Monday, August 30, 2010

Coffee break

While there's always been coffee around it wasn't until I got married that I paid some attention to the brew itself. I had always liked the smell of both the fresh ground beans (from grocery store Manzanares) and the resulting beverage, and I was aware of the social connotations of "having a cup of coffee". However my parents never drank it alone (their morning drink is 1/4 coffee 3/4 milk), and I mostly endured rather than enjoyed my first cups.

I'm not very sure how those cups were made. Probably espressos and Nescafe... I don't know. Those first 5 years of coffee were self guided (or misguided, should I say) and I don't have any recollection of actually understanding what I was drinking. Just smiling and trying to take the rough from my tongue.

But then I got married. And we received four coffee makers, and I almost got a fifth somewhere else. And then I understood that unlike other beverages (tea would be my reference), the way water and dry ground coffee meet is very important. Or for how long the device allows them to be together before splitting them in beverage and wonderful smelling detritus. And the temperature of the water, or better said, the state of the matter (liquid or steam). And it goes on, with the kind of water and the material of the recipient from which it is drank, and the type of ground (finer or coarser) and, well, with coffee itself.

So, you can leave coffee grounds and water mingle for as long as you wish, and then strain the grounds and have clean coffee on your cup. That's what french press coffee makers do.

Or you can put the ground beans in a strainer and let very hot water go through it. Maybe you measured the water and you're pouring it, making sure it falls all over the strainer or just in one point, so what you have is technically just a coffee pot like this one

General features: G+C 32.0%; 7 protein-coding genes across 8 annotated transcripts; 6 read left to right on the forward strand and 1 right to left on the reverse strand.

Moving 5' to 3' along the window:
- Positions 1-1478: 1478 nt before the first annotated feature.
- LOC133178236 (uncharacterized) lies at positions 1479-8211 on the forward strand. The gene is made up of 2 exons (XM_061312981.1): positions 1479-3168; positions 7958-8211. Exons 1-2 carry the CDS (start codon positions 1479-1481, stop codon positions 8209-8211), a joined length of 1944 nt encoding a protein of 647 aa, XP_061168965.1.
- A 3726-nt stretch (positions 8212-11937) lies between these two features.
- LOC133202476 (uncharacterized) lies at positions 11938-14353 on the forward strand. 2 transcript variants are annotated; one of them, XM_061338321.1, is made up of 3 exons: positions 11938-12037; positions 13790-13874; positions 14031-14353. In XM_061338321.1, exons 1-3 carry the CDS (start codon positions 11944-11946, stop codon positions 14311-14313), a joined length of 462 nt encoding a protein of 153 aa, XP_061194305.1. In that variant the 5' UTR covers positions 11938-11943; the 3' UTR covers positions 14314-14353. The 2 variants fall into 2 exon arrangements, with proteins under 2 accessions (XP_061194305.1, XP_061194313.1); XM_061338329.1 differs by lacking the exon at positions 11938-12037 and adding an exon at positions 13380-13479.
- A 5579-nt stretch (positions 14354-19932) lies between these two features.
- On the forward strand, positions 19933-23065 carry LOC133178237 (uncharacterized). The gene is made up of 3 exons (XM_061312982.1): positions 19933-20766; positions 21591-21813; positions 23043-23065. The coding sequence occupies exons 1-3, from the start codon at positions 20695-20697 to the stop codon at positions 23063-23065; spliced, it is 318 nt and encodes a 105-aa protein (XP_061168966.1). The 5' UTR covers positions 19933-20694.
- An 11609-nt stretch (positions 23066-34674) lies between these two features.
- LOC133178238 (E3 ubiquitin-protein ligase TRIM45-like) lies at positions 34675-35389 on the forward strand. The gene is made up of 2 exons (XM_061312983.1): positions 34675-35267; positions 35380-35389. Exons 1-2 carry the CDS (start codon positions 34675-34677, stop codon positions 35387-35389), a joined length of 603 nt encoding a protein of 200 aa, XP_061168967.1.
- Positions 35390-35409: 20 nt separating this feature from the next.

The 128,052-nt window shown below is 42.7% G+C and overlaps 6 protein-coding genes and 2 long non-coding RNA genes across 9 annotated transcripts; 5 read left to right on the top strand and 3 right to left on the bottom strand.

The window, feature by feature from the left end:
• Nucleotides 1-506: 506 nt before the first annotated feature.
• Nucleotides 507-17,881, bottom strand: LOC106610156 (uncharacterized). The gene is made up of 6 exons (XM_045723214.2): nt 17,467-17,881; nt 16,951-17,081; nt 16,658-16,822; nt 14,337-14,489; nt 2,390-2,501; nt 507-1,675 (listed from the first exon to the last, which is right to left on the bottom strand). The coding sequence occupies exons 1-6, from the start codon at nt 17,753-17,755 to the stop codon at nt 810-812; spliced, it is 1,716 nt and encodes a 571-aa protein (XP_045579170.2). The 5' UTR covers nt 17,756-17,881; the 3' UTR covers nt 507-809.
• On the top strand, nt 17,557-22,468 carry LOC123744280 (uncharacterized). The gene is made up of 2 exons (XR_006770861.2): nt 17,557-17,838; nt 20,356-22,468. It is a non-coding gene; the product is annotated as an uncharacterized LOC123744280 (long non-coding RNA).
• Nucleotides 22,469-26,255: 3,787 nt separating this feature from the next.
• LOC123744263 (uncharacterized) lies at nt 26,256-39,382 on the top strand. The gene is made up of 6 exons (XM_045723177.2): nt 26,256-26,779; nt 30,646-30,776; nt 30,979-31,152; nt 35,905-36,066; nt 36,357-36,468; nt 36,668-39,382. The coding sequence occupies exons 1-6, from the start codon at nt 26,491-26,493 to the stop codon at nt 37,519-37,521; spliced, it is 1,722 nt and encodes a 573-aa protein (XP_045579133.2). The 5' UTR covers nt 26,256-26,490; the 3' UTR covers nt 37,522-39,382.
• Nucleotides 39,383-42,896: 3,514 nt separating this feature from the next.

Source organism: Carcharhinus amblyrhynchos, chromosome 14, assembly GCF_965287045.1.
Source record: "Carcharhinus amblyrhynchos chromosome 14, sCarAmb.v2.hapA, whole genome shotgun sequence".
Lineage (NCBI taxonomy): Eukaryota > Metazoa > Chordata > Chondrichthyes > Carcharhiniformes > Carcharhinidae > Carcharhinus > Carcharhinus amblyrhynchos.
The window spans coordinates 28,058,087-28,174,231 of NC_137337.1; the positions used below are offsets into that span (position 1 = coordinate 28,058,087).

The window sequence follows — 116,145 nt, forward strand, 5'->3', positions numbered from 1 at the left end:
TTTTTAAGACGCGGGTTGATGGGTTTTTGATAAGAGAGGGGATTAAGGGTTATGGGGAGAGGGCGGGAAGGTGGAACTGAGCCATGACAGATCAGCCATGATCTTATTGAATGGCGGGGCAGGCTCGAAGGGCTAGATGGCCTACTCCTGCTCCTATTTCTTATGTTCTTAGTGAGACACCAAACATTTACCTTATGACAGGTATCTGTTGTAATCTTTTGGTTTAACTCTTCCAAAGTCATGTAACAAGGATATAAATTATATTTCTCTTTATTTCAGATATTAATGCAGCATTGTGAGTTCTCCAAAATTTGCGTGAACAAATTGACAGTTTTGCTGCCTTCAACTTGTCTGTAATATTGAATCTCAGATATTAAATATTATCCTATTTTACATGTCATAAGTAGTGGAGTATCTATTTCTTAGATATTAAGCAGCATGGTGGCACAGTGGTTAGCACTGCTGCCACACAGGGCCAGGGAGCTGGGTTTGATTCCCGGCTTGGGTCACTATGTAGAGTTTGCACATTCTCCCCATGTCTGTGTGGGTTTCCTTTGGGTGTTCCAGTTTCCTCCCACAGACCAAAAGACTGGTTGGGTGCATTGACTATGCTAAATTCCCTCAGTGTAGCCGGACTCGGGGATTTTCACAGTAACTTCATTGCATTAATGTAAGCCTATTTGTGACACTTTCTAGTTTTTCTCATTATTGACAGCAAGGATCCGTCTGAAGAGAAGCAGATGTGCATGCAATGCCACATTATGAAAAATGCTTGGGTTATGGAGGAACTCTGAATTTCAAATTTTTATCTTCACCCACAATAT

with a top removable device, but chances are you have the most common electrical coffee maker, dripping every drop in exactly the same spot of the strainer.

I'm really fond of this kind of coffee makers. They look very friendly and unassuming, I think.

However, plenty of people I know prefer the mixture to be born out of steam. I've gathered that when coffee is made that way, it's called espresso. And you'll need something like this to have one cup of it:

You have to be a fool or to have a heart of stone not to like the looks of the Bialetti. Originally designed in the 1930's, it's still around mostly unchanged and probably somebody had one when you were growing up, regardless of when and where such thing happened. The device itself is quite ingenious too, and how it works wasn't evident to me until one arrived to my door with a ribbon and a wishing you happiness note.

With a side feature, the plugged version that pours down the steam instead of sending it up and allows you to heat milk for a capuccino. This maker yields the most fashionable results, but the charms are lost on me... I hate milk in my coffee.

There are two more types of makers I've never been too close to: the percolators and the vacuum systems. Both have glamor of years past and I hold nothing against them, my lack of knowledge stems from, well, the chance never arouse.

If we were to organize the coffee makers by material, we'd see that all glass, some glass and stainless steel go pretty much regardless of the system, while pottery (and pottery like materials) belong to just one category. If we were to use the source of energy to heat the water (included or excluded), and the container to do that (again, included or excluded), it mimics the materials clusters. Easy to clean, design (would you keep it on sight were someone important come to your home?), even how much they weight and how big they are, are other possible options.

But I have to admit that, for all the beauty some of those makers spread to the world of my kitchen, I grade them by how much I like the resulting beverage. Hand dripping is my absolute winner, and electrical dripping is close second. I can't resist the smoothness of the coffee and the expansive wave of great smell invading my home and staying for hours.